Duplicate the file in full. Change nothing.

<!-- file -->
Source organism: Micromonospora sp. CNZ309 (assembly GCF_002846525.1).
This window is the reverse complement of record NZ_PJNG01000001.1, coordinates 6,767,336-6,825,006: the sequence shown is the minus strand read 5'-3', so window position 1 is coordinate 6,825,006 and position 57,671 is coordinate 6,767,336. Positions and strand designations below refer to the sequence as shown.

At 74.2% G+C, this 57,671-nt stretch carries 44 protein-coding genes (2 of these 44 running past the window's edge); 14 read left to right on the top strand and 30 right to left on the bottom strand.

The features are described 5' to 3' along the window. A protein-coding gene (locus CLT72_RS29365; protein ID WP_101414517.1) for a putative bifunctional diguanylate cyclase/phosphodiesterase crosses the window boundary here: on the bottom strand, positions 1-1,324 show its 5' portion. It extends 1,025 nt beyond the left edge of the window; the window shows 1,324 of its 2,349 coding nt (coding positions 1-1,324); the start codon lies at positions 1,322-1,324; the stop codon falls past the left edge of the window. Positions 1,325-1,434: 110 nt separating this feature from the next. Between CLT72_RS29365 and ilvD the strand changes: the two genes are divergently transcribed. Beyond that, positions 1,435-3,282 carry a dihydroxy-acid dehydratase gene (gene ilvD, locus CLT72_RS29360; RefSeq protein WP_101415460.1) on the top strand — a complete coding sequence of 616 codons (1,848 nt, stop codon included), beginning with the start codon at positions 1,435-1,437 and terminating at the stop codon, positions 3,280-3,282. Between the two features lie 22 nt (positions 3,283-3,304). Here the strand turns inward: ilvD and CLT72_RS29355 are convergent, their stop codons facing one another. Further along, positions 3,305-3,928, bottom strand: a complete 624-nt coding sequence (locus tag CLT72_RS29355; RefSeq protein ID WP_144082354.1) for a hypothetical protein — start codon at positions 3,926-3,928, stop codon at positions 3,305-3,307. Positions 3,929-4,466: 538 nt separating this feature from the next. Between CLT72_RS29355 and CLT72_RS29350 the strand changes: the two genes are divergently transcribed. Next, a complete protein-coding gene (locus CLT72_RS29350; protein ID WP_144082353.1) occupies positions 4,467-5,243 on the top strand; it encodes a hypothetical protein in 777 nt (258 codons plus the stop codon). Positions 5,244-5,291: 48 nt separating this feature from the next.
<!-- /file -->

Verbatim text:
Source organism: Micromonospora sp. CNZ309 (assembly GCF_002846525.1).
This window is the reverse complement of record NZ_PJNG01000001.1, coordinates 6,767,336-6,825,006: the sequence shown is the minus strand read 5'-3', so window position 1 is coordinate 6,825,006 and position 57,671 is coordinate 6,767,336. Positions and strand designations below refer to the sequence as shown.

At 74.2% G+C, this 57,671-nt stretch carries 44 protein-coding genes (2 of these 44 running past the window's edge); 14 read left to right on the top strand and 30 right to left on the bottom strand.

The features are described 5' to 3' along the window. A protein-coding gene (locus CLT72_RS29365; protein ID WP_101414517.1) for a putative bifunctional diguanylate cyclase/phosphodiesterase crosses the window boundary here: on the bottom strand, positions 1-1,324 show its 5' portion. It extends 1,025 nt beyond the left edge of the window; the window shows 1,324 of its 2,349 coding nt (coding positions 1-1,324); the start codon lies at positions 1,322-1,324; the stop codon falls past the left edge of the window. Positions 1,325-1,434: 110 nt separating this feature from the next. Between CLT72_RS29365 and ilvD the strand changes: the two genes are divergently transcribed. Beyond that, positions 1,435-3,282 carry a dihydroxy-acid dehydratase gene (gene ilvD, locus CLT72_RS29360; RefSeq protein WP_101415460.1) on the top strand — a complete coding sequence of 616 codons (1,848 nt, stop codon included), beginning with the start codon at positions 1,435-1,437 and terminating at the stop codon, positions 3,280-3,282. Between the two features lie 22 nt (positions 3,283-3,304). Here the strand turns inward: ilvD and CLT72_RS29355 are convergent, their stop codons facing one another. Further along, positions 3,305-3,928, bottom strand: a complete 624-nt coding sequence (locus tag CLT72_RS29355; RefSeq protein ID WP_144082354.1) for a hypothetical protein — start codon at positions 3,926-3,928, stop codon at positions 3,305-3,307. Positions 3,929-4,466: 538 nt separating this feature from the next. Between CLT72_RS29355 and CLT72_RS29350 the strand changes: the two genes are divergently transcribed. Next, a complete protein-coding gene (locus CLT72_RS29350; protein ID WP_144082353.1) occupies positions 4,467-5,243 on the top strand; it encodes a hypothetical protein in 777 nt (258 codons plus the stop codon). Positions 5,244-5,291: 48 nt separating this feature from the next.